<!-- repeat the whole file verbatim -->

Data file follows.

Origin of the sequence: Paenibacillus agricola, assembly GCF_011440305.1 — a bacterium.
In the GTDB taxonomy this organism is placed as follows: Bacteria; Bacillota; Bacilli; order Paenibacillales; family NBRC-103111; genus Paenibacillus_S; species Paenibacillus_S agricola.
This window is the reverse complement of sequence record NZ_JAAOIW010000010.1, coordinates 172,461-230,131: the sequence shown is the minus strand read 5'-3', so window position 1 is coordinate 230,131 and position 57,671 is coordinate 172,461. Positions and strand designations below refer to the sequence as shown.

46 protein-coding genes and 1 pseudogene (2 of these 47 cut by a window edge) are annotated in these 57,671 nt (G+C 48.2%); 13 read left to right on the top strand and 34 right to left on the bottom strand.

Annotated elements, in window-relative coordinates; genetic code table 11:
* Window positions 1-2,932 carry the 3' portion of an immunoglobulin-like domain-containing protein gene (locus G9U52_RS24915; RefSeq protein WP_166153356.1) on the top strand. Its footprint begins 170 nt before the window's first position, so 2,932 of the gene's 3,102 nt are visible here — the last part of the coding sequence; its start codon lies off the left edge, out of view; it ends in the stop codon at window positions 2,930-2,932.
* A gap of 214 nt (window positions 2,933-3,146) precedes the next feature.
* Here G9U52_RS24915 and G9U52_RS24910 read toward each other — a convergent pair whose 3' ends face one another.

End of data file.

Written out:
Origin of the sequence: Paenibacillus agricola, assembly GCF_011440305.1 — a bacterium.
In the GTDB taxonomy this organism is placed as follows: Bacteria; Bacillota; Bacilli; order Paenibacillales; family NBRC-103111; genus Paenibacillus_S; species Paenibacillus_S agricola.
This window is the reverse complement of sequence record NZ_JAAOIW010000010.1, coordinates 172,461-230,131: the sequence shown is the minus strand read 5'-3', so window position 1 is coordinate 230,131 and position 57,671 is coordinate 172,461. Positions and strand designations below refer to the sequence as shown.

46 protein-coding genes and 1 pseudogene (2 of these 47 cut by a window edge) are annotated in these 57,671 nt (G+C 48.2%); 13 read left to right on the top strand and 34 right to left on the bottom strand.

Annotated elements, in window-relative coordinates; genetic code table 11:
* Window positions 1-2,932 carry the 3' portion of an immunoglobulin-like domain-containing protein gene (locus G9U52_RS24915; RefSeq protein WP_166153356.1) on the top strand. Its footprint begins 170 nt before the window's first position, so 2,932 of the gene's 3,102 nt are visible here — the last part of the coding sequence; its start codon lies off the left edge, out of view; it ends in the stop codon at window positions 2,930-2,932.
* A gap of 214 nt (window positions 2,933-3,146) precedes the next feature.
* Here G9U52_RS24915 and G9U52_RS24910 read toward each other — a convergent pair whose 3' ends face one another.